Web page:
Before the environmental assessment was undertaken, members of the Fort Chipewyan community had made their concerns about environmental contamination very clear. Prior to the approval of the Kearl oil sands project, local fishermen were reporting that there were fewer fish in their waters and their nets came back covered in an “oily black film.” In May 2008, local Ray Ladouceur said, “I think our main killer here is our water. That’s what I’ve been trying to tell these reporters… It’s too much chemicals in our water, too much garbage in our water… Sure it’s nice to have money, but who are you destroying down below?”

For years before the joint panel’s report, Fort Chipewyan residents expressed concerns over environmental contamination and the disproportionately high rates of cancer in their community. In 2006, half of those who passed away at Fort Chipewyan died from cancer. One resident said, “it used to be that we buried our old people, but now we’re burying the young.” Local interviewees blamed industrial contamination of the community’s land, air, and water supplies for the high cancer rates.

The government’s assessments of health conditions at Fort Chipewyan were based on inadequate data. Most refused to link illnesses in the community to industrial causes, effectively informing locals that their health concerns were groundless.

A joint review panel for an earlier oil sands development stated that health data on Indigenous communities in the area was lacking and that the government should “consider undertaking a regional health study primarily dealing with First Nations, Métis, and other aboriginal people.” Despite acknowledging this dearth of essential data, the panel concluded that the oil sands project posed no significant health risks. The health study was not conducted.

Since members of the Athabasca Chipewyan First Nation learned of the tailings seepage, they have demanded answers from Imperial Oil and action from the Canadian government. Environmental Minister Steven Guilbeault has stated he is “deeply concerned” about the leaks, while Alberta’s regulator offered an apology to the community for failing to notify them of the tremendous risks to their health.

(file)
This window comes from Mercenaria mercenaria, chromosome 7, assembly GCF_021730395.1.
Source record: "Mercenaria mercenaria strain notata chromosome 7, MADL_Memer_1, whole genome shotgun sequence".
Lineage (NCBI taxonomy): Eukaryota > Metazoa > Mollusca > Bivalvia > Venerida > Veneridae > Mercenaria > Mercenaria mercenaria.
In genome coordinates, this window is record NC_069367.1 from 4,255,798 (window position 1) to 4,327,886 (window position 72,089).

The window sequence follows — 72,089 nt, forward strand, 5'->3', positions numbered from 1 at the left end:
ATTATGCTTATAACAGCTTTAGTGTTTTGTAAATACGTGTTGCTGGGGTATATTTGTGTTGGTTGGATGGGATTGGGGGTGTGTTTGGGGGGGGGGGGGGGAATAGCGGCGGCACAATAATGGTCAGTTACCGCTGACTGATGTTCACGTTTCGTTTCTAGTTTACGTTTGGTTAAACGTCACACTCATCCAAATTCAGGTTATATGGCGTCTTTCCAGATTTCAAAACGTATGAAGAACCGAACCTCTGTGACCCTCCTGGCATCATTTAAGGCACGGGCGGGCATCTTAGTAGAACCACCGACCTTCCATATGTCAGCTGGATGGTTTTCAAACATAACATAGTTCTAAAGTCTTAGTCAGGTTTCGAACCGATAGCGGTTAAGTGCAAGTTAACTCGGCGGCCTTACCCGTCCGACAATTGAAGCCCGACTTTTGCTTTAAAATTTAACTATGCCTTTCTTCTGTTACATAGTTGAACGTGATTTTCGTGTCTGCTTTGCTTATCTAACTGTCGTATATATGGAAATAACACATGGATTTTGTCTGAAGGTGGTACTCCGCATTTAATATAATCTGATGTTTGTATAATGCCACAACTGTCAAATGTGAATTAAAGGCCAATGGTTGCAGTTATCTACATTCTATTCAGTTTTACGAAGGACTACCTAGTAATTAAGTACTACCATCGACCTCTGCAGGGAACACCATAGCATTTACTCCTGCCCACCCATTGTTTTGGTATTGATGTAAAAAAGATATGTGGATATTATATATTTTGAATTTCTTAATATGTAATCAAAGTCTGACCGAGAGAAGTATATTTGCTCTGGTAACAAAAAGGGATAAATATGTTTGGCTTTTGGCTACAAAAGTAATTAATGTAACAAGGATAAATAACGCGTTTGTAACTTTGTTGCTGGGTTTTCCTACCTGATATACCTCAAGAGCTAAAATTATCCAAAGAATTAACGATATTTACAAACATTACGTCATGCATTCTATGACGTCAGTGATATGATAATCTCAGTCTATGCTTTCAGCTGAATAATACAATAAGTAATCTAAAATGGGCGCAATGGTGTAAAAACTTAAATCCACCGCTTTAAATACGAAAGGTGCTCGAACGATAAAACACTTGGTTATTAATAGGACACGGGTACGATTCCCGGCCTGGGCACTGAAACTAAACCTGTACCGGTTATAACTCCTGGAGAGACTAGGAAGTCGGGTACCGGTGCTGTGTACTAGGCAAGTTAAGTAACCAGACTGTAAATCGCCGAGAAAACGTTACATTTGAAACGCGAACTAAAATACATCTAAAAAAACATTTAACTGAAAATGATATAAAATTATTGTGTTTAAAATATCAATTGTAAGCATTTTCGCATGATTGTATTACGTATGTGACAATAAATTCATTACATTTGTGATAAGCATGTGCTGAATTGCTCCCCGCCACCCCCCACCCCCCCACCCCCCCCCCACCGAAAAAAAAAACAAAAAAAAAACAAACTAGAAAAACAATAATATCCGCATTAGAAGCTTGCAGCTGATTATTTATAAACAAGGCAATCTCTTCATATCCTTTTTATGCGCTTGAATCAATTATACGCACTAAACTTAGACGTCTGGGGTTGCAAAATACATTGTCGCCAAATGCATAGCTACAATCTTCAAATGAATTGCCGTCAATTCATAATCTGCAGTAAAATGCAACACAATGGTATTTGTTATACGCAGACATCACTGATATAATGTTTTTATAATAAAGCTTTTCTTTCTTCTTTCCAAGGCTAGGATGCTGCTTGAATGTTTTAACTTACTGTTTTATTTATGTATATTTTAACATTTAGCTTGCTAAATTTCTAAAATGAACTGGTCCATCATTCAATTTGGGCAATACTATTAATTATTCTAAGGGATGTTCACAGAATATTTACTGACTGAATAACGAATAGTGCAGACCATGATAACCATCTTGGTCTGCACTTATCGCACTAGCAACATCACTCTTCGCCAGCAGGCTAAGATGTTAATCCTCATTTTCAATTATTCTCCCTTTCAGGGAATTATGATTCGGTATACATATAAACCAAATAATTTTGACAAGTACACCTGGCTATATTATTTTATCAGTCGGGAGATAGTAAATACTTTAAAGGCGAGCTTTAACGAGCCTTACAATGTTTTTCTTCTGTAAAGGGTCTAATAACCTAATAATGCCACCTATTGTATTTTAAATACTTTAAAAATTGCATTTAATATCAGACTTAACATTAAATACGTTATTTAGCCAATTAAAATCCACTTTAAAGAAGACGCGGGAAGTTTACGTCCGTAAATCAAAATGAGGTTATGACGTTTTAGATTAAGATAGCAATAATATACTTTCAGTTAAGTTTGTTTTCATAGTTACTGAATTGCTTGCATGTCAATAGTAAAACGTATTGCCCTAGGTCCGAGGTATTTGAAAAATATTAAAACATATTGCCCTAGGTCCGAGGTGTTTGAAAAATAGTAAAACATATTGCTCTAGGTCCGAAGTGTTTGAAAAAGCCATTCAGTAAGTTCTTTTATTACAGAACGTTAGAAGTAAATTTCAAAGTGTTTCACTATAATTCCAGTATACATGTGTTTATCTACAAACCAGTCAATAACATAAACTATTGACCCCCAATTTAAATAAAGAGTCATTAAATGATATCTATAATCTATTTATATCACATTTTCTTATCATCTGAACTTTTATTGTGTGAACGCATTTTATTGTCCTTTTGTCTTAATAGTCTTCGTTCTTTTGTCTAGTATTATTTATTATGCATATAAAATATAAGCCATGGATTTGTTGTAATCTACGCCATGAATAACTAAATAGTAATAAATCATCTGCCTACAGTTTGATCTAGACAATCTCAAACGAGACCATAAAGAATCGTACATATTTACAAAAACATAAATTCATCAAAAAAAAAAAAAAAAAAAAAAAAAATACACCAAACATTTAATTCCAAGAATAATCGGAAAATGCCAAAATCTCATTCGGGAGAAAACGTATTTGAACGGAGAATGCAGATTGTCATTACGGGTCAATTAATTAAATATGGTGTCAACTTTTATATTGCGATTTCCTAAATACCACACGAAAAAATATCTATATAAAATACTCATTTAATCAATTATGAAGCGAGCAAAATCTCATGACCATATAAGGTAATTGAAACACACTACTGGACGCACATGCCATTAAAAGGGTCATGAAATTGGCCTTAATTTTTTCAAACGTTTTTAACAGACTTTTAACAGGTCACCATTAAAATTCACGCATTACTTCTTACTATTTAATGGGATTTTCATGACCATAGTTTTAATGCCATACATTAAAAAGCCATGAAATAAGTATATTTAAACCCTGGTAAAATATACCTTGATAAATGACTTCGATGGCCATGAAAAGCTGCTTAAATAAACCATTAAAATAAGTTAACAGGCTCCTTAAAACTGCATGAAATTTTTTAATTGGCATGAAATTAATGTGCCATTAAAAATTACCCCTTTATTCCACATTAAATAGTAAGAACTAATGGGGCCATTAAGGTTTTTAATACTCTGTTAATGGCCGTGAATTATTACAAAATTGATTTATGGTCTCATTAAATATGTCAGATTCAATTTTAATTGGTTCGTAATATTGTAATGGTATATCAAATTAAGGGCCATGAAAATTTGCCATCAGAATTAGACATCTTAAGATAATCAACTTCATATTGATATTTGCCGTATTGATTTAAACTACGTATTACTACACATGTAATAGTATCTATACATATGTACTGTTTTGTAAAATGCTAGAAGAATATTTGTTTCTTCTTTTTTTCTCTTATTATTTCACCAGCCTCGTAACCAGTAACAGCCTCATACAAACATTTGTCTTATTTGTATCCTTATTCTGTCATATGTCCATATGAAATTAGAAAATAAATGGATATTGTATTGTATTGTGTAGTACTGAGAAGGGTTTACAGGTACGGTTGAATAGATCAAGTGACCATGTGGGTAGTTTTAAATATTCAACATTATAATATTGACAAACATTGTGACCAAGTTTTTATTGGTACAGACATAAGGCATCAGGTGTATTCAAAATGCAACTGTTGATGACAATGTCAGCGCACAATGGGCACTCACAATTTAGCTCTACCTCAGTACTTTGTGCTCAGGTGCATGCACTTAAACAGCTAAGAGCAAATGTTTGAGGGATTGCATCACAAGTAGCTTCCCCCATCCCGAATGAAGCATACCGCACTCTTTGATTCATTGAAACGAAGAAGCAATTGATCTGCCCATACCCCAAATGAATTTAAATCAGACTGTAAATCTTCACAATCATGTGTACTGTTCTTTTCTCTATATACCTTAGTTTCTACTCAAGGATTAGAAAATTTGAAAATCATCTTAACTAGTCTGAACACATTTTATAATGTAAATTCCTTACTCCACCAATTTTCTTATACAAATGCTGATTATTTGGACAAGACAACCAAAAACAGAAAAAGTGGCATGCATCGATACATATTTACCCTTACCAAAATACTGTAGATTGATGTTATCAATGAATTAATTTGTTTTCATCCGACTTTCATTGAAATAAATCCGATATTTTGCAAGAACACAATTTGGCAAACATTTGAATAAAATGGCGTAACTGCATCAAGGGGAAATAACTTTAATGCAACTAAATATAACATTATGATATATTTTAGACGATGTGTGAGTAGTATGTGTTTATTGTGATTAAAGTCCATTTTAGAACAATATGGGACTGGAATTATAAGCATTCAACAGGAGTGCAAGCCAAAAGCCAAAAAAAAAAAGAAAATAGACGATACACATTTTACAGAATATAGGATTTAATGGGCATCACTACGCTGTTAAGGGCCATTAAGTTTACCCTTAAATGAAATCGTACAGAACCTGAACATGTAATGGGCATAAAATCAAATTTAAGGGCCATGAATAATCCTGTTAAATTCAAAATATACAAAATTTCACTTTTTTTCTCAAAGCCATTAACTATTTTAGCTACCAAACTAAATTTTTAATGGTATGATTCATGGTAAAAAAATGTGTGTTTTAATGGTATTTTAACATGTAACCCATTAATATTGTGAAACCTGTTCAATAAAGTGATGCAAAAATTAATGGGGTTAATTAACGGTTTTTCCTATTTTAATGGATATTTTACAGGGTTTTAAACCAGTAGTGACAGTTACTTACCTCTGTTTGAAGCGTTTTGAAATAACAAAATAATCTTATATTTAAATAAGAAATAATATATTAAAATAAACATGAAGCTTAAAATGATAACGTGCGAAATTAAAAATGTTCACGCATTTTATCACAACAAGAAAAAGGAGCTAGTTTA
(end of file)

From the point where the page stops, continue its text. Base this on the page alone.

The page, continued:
“I told them don’t bother apologizing,” said Adam. “We’re well past that. Fix this problem, and show me how you won’t let it happen again.”

The disaster at Fort Chipewyan, and the failure of Imperial Oil and the provincial government to notify locals, point to deeper inadequacies in Canada’s environmental assessment process. A consultation process that genuinely incorporates the concerns of those who are most impacted by industrial accidents would not have allowed such a disaster to occur. Likewise, any meaningful compliance oversight would have noted failings in Imperial Oil’s waste storage and corrected them.

Even as Canada has shifted toward an assessment procedure rooted in the language of “sustainability,” little has changed. Decision-making around environmentally sensitive areas is still fundamentally rooted in development, meaning that economically significant projects win out over the concerns of local communities.

Some have noted that recent changes in the environmental assessment procedure are largely toothless. References to treaty rights use the language of “consideration” for these constitutional rights rather than strict enforcement. Additionally, there is next to no compliance enforcement on projects such as the Kearl oil sands (Canada’s assessment agency did not even establish an enforcement branch until 2017).

If Canada wants to build a truly sustainable economy, the federal and provincial governments must implement meaningful consultation measures, respect constitutional treaty rights, and ensure that companies comply with their environmental commitments. Without these changes, any Canadian move toward “sustainability” will occur at the level of branding, not action.

Owen Schalk is a writer from Manitoba. His book on Canada’s role in the war in Afghanistan will be released by Lorimer later this year. To see more of his work, visit www.owenschalk.com.